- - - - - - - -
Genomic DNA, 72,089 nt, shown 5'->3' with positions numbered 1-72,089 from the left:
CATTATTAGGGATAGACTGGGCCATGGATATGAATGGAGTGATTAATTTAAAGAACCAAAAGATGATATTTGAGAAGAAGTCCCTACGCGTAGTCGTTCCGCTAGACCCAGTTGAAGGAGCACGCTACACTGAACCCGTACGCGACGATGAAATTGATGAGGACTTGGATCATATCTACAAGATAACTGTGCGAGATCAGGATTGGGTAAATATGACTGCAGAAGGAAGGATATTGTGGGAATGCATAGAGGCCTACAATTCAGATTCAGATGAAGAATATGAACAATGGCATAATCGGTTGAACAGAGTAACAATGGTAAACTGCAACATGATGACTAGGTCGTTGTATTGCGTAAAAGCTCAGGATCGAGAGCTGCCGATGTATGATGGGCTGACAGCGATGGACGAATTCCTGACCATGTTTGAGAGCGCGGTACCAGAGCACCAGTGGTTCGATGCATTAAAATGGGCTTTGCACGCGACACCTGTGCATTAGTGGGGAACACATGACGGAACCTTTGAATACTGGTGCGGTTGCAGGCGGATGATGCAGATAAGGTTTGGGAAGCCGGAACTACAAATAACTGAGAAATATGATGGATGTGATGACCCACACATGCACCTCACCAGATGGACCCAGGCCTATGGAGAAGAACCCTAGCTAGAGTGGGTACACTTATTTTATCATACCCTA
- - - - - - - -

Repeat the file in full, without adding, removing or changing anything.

Genomic DNA, 72,089 nt, shown 5'->3' with positions numbered 1-72,089 from the left:
CATTATTAGGGATAGACTGGGCCATGGATATGAATGGAGTGATTAATTTAAAGAACCAAAAGATGATATTTGAGAAGAAGTCCCTACGCGTAGTCGTTCCGCTAGACCCAGTTGAAGGAGCACGCTACACTGAACCCGTACGCGACGATGAAATTGATGAGGACTTGGATCATATCTACAAGATAACTGTGCGAGATCAGGATTGGGTAAATATGACTGCAGAAGGAAGGATATTGTGGGAATGCATAGAGGCCTACAATTCAGATTCAGATGAAGAATATGAACAATGGCATAATCGGTTGAACAGAGTAACAATGGTAAACTGCAACATGATGACTAGGTCGTTGTATTGCGTAAAAGCTCAGGATCGAGAGCTGCCGATGTATGATGGGCTGACAGCGATGGACGAATTCCTGACCATGTTTGAGAGCGCGGTACCAGAGCACCAGTGGTTCGATGCATTAAAATGGGCTTTGCACGCGACACCTGTGCATTAGTGGGGAACACATGACGGAACCTTTGAATACTGGTGCGGTTGCAGGCGGATGATGCAGATAAGGTTTGGGAAGCCGGAACTACAAATAACTGAGAAATATGATGGATGTGATGACCCACACATGCACCTCACCAGATGGACCCAGGCCTATGGAGAAGAACCCTAGCTAGAGTGGGTACACTTATTTTATCATACCCTA